Occasionally we all need encouragement from our peers, the odd pat on the back or just a simple “you know what, you’re doing great”. As a procrastinating writer I thrive on comments made, good or bad, from my colleagues and friends in the writing world. The great thing about being in a community of writers is the camaraderie, the friendships forged and not forgetting the most important one of all – the laughs. And we all need those to survive. A life without laughs is no life at all.
It is with great pleasure that I can now introduce you to a few writers out there that mean the world to me. They answer my questions, they regale me with tales of writing trips, train journeys, walks in the park, sunshine (I know – we don’t get much of that up here)…but most of all they make me laugh. A laugh can make the dullest of days seem like the middle of Summer. Go on try it, you can do it! See. Just a wee chuckle and before you know it we are all needing tenna ladies and visits to the loo – well, some of us anyway.
I was contacted recently by Christina Banach – a soon-to-be-published YA author and a very good friend, listener and confidant to GreatBigJar. She asked me to take part in The Writing Process Blog Tour so how could I refuse. Here’s what you need to know about the very exciting times that lie ahead for Scotland’s newest YA author “Christina Banach writes young adult fiction. Her debut novel, Minty, will be released this month by Three Hares Publishing”. Christina is amazing at making sense of things when all can seem a bit lost to me, a smoother of blurred lines in my wibbly, wobbly writing world! You can read more about her new book and more on her website www.christinabanach.com.
As a thank you to her and all the other writers out there who make me smile, here are my thoughts and musings on my writing world:
1. What am I writing about at the moment?
I am currently working on a 7+ novel full of intrigue and mystery involving Warlock’s, trees, chocolate and horrible big sisters. As I can never really keep still for long I am also on my first draft of a 9+ story which takes the younger reader on a journey through many emotions involving witchcraft, fur and the odd catnap!
2. How does my work differ to others in the same genre/category?
It has taken me a while to try something new, I normally write rhyming picture books, so the writing world of anyone above the age of 5 is fascinating! Having two rugrats who like to read has helped and once I get into the right mindset I am off…not smelly like old cheese, I mean that I keep writing and writing and miraculously it all makes sense! I am thoroughly enjoying every minute of it and the more I write the more I want to get onto the next chapter and the one after that so I can find out what happens next! But I need to sleep…and eat chocolate.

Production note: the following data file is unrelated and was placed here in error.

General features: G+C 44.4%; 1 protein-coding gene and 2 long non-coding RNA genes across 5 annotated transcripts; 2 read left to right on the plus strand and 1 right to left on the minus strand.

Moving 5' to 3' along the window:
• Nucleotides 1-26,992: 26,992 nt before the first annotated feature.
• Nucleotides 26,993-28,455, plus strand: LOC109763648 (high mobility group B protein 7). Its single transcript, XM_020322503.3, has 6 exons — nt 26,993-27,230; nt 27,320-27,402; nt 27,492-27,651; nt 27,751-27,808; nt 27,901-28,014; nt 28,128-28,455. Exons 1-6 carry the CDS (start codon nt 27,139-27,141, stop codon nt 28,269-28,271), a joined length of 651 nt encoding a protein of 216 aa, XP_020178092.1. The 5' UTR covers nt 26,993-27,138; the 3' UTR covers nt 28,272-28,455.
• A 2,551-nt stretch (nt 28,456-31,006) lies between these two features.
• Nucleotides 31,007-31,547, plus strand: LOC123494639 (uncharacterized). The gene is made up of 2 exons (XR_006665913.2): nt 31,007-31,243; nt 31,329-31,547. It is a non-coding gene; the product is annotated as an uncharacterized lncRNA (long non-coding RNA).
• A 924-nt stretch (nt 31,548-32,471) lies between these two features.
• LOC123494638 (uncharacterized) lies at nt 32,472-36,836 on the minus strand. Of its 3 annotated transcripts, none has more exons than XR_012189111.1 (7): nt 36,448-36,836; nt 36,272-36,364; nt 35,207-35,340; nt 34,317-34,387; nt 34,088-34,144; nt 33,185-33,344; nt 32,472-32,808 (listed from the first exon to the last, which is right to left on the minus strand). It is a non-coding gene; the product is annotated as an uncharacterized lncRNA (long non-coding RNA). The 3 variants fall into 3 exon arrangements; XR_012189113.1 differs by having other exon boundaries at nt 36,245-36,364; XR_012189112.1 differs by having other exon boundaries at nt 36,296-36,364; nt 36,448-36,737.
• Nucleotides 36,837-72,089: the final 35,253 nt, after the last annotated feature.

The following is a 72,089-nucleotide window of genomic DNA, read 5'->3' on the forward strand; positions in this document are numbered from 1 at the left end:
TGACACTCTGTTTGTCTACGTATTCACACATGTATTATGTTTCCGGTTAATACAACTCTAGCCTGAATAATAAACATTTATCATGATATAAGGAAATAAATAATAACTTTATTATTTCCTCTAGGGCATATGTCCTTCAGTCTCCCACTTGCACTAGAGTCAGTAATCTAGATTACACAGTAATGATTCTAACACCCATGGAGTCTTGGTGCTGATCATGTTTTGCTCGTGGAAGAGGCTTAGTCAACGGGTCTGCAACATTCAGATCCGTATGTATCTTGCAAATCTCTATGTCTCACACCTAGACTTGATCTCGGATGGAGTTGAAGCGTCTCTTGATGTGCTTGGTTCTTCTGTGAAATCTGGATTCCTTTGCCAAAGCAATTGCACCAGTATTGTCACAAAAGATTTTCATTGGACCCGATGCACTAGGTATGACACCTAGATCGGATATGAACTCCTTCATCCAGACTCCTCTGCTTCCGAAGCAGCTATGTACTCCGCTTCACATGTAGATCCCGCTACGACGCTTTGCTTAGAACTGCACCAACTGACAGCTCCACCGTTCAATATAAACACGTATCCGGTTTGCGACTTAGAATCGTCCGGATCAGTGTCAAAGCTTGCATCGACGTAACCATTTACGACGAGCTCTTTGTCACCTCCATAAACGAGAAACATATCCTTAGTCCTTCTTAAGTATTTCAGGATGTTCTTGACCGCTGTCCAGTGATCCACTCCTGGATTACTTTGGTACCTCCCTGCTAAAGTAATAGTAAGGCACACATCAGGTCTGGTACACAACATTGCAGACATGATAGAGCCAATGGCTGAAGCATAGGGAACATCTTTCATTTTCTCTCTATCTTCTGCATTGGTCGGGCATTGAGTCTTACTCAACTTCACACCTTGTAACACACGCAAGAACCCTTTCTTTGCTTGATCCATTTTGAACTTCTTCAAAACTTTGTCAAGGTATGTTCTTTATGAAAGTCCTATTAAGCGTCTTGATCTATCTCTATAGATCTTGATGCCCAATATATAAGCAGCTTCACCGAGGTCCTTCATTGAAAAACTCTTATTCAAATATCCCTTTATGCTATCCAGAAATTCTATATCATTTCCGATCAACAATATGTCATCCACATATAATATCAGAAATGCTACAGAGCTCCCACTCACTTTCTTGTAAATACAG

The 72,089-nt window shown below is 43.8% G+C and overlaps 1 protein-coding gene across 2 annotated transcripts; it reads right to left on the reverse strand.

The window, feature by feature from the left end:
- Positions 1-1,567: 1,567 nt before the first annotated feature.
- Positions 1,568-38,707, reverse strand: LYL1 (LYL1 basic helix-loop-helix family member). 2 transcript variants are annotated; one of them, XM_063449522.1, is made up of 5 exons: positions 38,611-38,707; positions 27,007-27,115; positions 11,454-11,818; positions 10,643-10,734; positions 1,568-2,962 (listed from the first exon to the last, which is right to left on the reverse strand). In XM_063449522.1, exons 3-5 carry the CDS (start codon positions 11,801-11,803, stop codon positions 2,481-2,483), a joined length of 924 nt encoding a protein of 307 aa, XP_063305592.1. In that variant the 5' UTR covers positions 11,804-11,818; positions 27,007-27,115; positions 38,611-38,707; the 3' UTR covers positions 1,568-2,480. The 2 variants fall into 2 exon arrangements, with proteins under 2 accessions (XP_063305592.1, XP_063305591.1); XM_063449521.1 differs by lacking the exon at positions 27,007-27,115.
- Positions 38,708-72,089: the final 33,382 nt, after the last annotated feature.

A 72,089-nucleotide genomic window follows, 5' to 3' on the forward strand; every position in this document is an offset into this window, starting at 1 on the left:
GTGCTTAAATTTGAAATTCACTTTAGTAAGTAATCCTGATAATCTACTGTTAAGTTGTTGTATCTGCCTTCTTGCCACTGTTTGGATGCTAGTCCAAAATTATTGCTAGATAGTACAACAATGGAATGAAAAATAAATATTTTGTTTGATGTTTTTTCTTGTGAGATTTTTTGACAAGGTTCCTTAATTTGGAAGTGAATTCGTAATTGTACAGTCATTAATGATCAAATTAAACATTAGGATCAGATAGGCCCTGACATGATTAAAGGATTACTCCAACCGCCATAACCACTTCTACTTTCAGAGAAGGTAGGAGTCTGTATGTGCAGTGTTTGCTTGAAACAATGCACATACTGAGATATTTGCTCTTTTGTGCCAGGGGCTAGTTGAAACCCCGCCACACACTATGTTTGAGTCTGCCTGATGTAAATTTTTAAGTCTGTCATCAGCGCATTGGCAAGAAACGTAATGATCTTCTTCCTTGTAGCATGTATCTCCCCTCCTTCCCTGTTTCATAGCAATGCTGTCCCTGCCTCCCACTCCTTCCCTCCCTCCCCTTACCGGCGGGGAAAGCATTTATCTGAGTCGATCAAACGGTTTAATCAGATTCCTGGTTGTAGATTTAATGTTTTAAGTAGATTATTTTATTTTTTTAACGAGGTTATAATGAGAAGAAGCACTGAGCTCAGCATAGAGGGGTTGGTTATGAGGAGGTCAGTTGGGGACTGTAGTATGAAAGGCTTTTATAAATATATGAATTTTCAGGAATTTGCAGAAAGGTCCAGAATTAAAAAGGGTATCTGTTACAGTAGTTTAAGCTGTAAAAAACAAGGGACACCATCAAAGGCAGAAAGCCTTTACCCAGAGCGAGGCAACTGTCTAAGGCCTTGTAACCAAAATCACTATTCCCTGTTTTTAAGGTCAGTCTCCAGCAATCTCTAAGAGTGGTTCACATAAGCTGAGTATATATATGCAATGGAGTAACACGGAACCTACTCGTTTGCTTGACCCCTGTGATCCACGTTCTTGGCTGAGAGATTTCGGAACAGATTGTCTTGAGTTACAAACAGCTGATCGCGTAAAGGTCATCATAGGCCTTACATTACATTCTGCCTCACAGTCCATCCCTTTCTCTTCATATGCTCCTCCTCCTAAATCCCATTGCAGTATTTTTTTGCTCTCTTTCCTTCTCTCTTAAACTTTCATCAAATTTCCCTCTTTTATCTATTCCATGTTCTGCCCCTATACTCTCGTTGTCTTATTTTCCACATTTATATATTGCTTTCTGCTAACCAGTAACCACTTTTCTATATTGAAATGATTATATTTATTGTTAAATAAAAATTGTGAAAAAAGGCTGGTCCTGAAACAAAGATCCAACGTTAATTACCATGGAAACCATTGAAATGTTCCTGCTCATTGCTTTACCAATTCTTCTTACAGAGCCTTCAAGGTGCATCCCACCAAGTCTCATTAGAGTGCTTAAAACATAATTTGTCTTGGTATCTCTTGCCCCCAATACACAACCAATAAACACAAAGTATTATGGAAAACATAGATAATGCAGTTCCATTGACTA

3. Why do I write what I do?
I write what I do because it starts as an idea in my head that will just not let me sleep. It’s not a bad thing, far from it. Ideas like this excite me, they make me run home and get my lap top open before the front door has even closed. They make me miss lunch because if I stop writing to eat I might forget the story (I now make myself a packed lunch that sits beside me at all times). I am constantly running late for everything because as soon as I delve into the world of my characters I am lost to my normal life for a while. I usually return to the here and now slightly tired, hungry and desperate for the loo.
4. How does my writing process work?
I spent many years writing picture books, devouring the Writers & Artists Yearbooks the day it came out and submitting my work as often as I could. However, it was apparent that something wasn’t working. I needed to seek out people like me who sat at their dining tables every day, writing furiously and not doing very much about it I needed to check that what I was doing would lead to something – anything. So, after another couple of years and on the back of a chat on twitter with Christina, I joined the Society of Children’s Book Writers & Illustrators – British Isles (SCBWI – BI) and I haven’t looked back. I meet regularly with lots of like-minded people and it always amazes me how different we all do things. Writing is a personal trait, sometimes you need a notebook to carry around with you, or post-its plastered all over your house reminding you of plot, structure or ideas as you wander from room to room. Maybe you add notes to your phone – a modern-day equivalent of the pocket book. You never know where inspiration might appear: open manholes, bird poo, chocolate ice cream wrapper stuck to a bus wheel….
Ideas come in all shapes and sizes. They can enter my head from a conversation I overhear on a bus or perhaps from an image of a swan swimming in the pond round the corner from where I live. Anything really. If I don’t write it down and it sits wallowing in my skull, then it keeps coming back to me, interrupting my work and making a nuisance of itself. Once the story evolves in my head and travels through my hand and onto paper or keyboard, only then do I get peace.